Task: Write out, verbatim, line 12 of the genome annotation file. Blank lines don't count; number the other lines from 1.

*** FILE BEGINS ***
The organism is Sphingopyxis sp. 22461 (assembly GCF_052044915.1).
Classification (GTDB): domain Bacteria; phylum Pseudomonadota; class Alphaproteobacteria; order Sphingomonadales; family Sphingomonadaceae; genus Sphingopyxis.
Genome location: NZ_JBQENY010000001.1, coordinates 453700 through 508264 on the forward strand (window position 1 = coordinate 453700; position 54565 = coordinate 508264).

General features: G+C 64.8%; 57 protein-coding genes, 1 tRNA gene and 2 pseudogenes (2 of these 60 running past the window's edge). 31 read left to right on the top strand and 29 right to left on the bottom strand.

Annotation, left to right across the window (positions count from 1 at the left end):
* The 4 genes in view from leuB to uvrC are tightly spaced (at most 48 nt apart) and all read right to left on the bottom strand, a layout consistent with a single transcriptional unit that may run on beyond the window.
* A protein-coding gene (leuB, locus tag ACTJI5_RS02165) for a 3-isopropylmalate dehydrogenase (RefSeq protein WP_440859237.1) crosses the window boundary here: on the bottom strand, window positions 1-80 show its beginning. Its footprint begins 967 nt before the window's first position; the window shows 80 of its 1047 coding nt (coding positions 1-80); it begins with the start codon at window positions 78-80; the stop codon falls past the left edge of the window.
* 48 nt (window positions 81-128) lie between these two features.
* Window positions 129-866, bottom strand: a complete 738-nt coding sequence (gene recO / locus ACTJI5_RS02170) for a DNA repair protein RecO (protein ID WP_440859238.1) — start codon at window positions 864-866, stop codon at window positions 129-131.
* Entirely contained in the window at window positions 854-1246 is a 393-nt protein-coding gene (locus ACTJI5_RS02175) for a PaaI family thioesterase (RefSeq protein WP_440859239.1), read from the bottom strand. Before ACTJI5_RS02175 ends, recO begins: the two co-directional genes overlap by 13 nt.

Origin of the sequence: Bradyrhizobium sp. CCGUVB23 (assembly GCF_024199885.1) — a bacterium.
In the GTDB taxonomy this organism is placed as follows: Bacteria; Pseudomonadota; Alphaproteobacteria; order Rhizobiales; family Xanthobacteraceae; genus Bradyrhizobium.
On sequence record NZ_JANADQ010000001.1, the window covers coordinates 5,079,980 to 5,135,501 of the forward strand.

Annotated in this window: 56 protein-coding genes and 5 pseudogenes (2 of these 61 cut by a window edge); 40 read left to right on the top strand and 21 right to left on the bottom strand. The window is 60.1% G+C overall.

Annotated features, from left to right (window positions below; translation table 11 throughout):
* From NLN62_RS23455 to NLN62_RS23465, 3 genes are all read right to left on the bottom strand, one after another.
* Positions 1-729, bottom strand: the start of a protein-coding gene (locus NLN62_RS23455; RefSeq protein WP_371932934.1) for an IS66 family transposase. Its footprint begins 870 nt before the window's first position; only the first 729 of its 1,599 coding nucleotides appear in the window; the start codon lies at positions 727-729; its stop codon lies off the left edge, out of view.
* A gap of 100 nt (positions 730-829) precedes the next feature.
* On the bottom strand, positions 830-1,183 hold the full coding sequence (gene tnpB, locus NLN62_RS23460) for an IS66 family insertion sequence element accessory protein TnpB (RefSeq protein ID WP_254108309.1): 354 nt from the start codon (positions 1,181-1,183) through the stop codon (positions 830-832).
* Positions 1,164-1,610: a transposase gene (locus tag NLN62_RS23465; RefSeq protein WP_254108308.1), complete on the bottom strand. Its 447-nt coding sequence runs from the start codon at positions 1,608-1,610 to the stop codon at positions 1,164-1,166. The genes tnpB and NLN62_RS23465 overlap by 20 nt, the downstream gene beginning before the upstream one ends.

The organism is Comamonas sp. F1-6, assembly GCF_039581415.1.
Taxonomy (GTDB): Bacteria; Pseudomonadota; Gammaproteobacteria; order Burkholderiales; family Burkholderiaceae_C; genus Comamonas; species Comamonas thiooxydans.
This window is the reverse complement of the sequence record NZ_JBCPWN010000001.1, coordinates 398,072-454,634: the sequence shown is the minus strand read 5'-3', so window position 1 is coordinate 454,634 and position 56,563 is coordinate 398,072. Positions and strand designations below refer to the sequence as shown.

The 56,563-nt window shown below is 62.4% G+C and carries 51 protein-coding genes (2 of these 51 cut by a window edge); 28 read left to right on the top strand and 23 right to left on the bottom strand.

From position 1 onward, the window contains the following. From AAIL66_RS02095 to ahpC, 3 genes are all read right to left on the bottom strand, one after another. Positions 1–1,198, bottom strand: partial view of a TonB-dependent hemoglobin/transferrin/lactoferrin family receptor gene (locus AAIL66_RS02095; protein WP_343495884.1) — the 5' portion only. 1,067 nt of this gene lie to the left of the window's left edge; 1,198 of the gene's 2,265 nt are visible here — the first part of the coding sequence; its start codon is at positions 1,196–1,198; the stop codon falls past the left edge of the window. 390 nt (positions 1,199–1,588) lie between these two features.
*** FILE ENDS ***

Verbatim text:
In the GTDB taxonomy this organism is placed as follows: Bacteria; Pseudomonadota; Alphaproteobacteria; order Rhizobiales; family Xanthobacteraceae; genus Bradyrhizobium.